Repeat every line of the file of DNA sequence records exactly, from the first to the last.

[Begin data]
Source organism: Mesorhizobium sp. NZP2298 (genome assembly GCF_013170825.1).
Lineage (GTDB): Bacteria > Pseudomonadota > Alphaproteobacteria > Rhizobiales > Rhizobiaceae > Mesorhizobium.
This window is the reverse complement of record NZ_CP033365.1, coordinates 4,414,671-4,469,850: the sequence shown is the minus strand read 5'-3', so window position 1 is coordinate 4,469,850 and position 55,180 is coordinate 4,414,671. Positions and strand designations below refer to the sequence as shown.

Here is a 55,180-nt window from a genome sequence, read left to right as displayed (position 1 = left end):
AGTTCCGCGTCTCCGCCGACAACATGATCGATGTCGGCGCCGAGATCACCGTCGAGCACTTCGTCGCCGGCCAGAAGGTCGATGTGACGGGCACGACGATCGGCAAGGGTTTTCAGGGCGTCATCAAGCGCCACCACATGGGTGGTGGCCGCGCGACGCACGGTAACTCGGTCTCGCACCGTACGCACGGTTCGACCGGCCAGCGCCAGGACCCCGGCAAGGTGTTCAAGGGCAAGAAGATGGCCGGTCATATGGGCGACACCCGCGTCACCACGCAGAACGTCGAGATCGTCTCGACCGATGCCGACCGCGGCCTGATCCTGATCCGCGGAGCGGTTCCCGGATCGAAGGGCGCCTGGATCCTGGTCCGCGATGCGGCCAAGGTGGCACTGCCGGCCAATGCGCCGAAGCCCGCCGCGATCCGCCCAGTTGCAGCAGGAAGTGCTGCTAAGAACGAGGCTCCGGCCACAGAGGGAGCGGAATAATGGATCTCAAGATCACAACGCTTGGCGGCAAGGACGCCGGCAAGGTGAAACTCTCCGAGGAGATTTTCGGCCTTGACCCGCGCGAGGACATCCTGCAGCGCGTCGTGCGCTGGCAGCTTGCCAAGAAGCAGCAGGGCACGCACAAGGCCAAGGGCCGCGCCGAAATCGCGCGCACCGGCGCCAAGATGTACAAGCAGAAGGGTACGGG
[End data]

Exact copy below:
Source organism: Mesorhizobium sp. NZP2298 (genome assembly GCF_013170825.1).
Lineage (GTDB): Bacteria > Pseudomonadota > Alphaproteobacteria > Rhizobiales > Rhizobiaceae > Mesorhizobium.
This window is the reverse complement of record NZ_CP033365.1, coordinates 4,414,671-4,469,850: the sequence shown is the minus strand read 5'-3', so window position 1 is coordinate 4,469,850 and position 55,180 is coordinate 4,414,671. Positions and strand designations below refer to the sequence as shown.

Here is a 55,180-nt window from a genome sequence, read left to right as displayed (position 1 = left end):
AGTTCCGCGTCTCCGCCGACAACATGATCGATGTCGGCGCCGAGATCACCGTCGAGCACTTCGTCGCCGGCCAGAAGGTCGATGTGACGGGCACGACGATCGGCAAGGGTTTTCAGGGCGTCATCAAGCGCCACCACATGGGTGGTGGCCGCGCGACGCACGGTAACTCGGTCTCGCACCGTACGCACGGTTCGACCGGCCAGCGCCAGGACCCCGGCAAGGTGTTCAAGGGCAAGAAGATGGCCGGTCATATGGGCGACACCCGCGTCACCACGCAGAACGTCGAGATCGTCTCGACCGATGCCGACCGCGGCCTGATCCTGATCCGCGGAGCGGTTCCCGGATCGAAGGGCGCCTGGATCCTGGTCCGCGATGCGGCCAAGGTGGCACTGCCGGCCAATGCGCCGAAGCCCGCCGCGATCCGCCCAGTTGCAGCAGGAAGTGCTGCTAAGAACGAGGCTCCGGCCACAGAGGGAGCGGAATAATGGATCTCAAGATCACAACGCTTGGCGGCAAGGACGCCGGCAAGGTGAAACTCTCCGAGGAGATTTTCGGCCTTGACCCGCGCGAGGACATCCTGCAGCGCGTCGTGCGCTGGCAGCTTGCCAAGAAGCAGCAGGGCACGCACAAGGCCAAGGGCCGCGCCGAAATCGCGCGCACCGGCGCCAAGATGTACAAGCAGAAGGGTACGGG